Even their menus have foogot, based from what Erik and Joelle came up with while playfully throwing lines at each other or by rephrasing some lines from their friends. They have a bestseller called “Poutine ng ina” which can be in a regular size “mo” or upgraded to “more”, “Poutine ng ina mo” or “Poutine ng ina more”. Basically, it is poutine, french fries with cheese and gravy, but did you see what they did there? They also have a “PG meal” for those looking for more affordable meals, coined from the Filipino PG (patay gutom) term when you can eat anything and everything on a budget. They also have the “Awesomesauce” which are names of condiments used as puns in songs, “I’d ketchup grenade for you” or “Mustard been love, but it’s over now”. They also play with their own name such as using the “X” for some of their features “XXXtra Cheese” means additional cheese while “Burger staX” is additional patties. Even a choice in drinks gives certain hugot. Drinks can be chosen from the “pink potion with feelings”, “blue potion with emotion” and “mangga gayuma” (mango flavor). Each drink is served with a “performance”, and by “performance”, we’ll let you find this one out for yourselves.
Being business partners and a real-life couple is probably one of the ultimate, as millennials put it, #relationshipgoals, but Erik and Joelle seem to agree that mixing business with an intimate relationship is not one of the best ideas. Though there’s a tinge of discouragement, they explained that it is something they won’t advice for new couples to venture into right away, or maybe not at all. They cited their own experiences as an example. Early into the business, they would have some disagreements as they had different perspectives on the business side. Joelle had a “slowly but surely” attitude while Erik believed in “high-risk, high reward”. But the differences surely brought out something positive. They both shared how they have learned to compromise. Basically, the essence of relationships, may it be about love or business. Though compromise in the business aspect meant bending and giving in based on calculated risks, Joelle still described its effects on their relationship as “Pampatibay. We had to overcome a lot. We had to separate boyfriend-girlfriend from work, and understand each other.”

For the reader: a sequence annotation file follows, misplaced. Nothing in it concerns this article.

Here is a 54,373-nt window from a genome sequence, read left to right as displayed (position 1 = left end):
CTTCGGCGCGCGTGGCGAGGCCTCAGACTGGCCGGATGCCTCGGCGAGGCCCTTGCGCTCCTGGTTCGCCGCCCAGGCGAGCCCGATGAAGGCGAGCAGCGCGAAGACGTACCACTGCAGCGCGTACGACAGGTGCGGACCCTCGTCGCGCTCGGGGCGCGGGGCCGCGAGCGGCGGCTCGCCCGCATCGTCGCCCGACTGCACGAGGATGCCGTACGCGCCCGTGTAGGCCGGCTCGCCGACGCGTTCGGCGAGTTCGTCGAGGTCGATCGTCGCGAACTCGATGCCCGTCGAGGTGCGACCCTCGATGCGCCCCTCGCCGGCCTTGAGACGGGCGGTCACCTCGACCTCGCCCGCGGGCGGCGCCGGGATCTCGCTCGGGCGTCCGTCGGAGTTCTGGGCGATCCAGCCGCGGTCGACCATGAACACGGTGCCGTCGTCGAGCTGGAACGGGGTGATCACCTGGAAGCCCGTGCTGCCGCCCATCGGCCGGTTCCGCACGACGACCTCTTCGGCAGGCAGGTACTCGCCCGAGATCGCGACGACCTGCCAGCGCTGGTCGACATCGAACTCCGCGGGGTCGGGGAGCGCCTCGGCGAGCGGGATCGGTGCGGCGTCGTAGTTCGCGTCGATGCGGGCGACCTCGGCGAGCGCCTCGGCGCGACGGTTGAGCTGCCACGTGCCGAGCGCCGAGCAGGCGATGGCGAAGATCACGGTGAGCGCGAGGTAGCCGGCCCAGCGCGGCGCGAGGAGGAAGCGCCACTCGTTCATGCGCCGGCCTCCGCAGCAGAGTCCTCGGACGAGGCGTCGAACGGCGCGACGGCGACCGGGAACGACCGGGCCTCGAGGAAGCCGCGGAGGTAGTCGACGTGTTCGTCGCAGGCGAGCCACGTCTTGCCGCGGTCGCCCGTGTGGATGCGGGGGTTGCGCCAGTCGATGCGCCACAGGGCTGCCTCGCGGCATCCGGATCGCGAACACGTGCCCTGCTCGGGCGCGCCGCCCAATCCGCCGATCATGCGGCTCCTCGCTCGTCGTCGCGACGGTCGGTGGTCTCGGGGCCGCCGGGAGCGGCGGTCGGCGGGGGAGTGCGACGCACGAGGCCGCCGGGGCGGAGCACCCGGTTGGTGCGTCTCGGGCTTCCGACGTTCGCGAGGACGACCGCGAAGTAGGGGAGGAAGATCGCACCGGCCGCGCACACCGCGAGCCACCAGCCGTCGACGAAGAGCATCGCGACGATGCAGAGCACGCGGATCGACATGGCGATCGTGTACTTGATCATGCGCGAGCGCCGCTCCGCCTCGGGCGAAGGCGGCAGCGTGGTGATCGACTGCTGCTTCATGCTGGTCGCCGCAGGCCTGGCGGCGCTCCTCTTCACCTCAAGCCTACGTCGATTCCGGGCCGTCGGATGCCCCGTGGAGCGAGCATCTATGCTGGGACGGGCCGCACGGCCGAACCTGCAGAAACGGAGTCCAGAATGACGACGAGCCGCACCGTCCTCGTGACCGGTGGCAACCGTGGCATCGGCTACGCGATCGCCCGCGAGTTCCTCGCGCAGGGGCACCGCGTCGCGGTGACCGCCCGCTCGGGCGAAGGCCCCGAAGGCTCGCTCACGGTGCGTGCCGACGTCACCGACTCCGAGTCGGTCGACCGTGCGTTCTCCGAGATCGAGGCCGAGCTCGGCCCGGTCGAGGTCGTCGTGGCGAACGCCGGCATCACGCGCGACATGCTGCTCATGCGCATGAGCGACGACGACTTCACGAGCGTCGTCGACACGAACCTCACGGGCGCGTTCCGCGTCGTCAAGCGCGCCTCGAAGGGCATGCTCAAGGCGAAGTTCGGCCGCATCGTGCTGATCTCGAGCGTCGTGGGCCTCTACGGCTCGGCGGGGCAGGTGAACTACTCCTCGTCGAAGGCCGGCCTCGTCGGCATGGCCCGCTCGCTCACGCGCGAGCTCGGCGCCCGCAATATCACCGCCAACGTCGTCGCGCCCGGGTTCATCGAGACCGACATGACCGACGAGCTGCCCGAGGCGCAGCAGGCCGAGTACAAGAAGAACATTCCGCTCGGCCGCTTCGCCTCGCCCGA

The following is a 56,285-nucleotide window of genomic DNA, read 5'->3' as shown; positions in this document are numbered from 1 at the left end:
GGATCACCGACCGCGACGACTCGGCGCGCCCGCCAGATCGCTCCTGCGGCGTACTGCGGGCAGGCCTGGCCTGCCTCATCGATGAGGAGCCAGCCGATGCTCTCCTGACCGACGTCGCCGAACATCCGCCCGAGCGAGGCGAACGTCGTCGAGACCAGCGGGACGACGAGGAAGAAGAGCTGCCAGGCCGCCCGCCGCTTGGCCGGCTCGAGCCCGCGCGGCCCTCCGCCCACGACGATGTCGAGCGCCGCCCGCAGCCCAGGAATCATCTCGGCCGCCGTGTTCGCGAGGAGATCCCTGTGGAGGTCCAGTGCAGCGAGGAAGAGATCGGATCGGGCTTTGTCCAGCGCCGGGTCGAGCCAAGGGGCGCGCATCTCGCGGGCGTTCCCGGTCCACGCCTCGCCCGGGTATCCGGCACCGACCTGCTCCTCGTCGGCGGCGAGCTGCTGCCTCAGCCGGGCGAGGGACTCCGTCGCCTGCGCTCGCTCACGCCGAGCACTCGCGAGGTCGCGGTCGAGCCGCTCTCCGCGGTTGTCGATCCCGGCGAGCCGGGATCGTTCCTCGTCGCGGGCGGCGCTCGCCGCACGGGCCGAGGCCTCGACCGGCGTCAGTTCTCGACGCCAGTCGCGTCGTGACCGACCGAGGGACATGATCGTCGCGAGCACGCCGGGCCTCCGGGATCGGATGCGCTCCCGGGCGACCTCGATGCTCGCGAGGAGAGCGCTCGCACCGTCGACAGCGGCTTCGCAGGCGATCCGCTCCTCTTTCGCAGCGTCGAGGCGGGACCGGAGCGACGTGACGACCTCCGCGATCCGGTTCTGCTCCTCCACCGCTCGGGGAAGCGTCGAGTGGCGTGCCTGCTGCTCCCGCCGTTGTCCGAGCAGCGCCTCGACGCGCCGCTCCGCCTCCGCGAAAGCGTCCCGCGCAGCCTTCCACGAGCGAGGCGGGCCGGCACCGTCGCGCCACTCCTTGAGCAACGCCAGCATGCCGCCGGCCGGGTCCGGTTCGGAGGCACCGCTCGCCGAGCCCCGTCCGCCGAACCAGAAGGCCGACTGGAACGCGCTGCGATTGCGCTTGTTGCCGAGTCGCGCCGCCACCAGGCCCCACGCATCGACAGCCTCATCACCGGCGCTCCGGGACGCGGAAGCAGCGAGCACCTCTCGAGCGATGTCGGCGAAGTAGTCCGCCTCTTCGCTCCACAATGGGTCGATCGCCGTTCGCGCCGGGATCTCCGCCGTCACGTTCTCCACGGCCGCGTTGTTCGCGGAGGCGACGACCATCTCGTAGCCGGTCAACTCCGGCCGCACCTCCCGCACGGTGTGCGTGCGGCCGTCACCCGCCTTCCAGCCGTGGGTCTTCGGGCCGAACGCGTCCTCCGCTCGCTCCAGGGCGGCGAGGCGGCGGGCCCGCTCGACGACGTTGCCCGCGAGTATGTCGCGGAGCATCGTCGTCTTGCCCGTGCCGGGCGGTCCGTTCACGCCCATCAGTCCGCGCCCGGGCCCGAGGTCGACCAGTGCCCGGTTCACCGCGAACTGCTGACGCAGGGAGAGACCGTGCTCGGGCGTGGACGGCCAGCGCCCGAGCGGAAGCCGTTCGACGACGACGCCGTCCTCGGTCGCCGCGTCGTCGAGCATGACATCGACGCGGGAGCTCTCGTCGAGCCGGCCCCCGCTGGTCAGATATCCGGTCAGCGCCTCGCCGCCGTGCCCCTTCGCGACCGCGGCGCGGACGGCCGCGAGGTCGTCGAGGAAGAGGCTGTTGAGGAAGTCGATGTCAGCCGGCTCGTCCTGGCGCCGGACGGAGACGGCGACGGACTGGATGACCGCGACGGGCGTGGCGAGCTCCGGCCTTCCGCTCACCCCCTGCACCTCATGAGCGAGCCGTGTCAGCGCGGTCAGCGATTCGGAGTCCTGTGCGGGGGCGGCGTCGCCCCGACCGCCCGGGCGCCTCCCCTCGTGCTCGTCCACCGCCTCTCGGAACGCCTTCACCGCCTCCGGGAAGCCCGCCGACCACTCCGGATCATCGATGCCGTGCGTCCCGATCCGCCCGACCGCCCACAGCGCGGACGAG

Interestingly, some of their inspiration came from “drunken thoughts” or those thoughts you have either while you’re inebriated or when you just got back to being sober. Their waffle burger used to be called “Waffle Hangovurger” because of Erik’s idea, “Ano bang masarap kainin pagkatapos uminom at masakit ang ulo mo?”
When asked about challenges, Joelle and Erik smiled, as if to say there have been a lot, but what’s important was how they overcame them. They honestly shared that they have learned many life lessons, some were easily learned and some, unfortunately, were not. “I’m happy with what we did, but I hope we could’ve minimized our learning experiences”, Joelle explained. “But it’s also good to make mistakes. It hurts, but how else will you learn and how else will it stick to you? Fail hard and rise fast,” she added.
Text- Dane Raymundo
Photography – M Espeña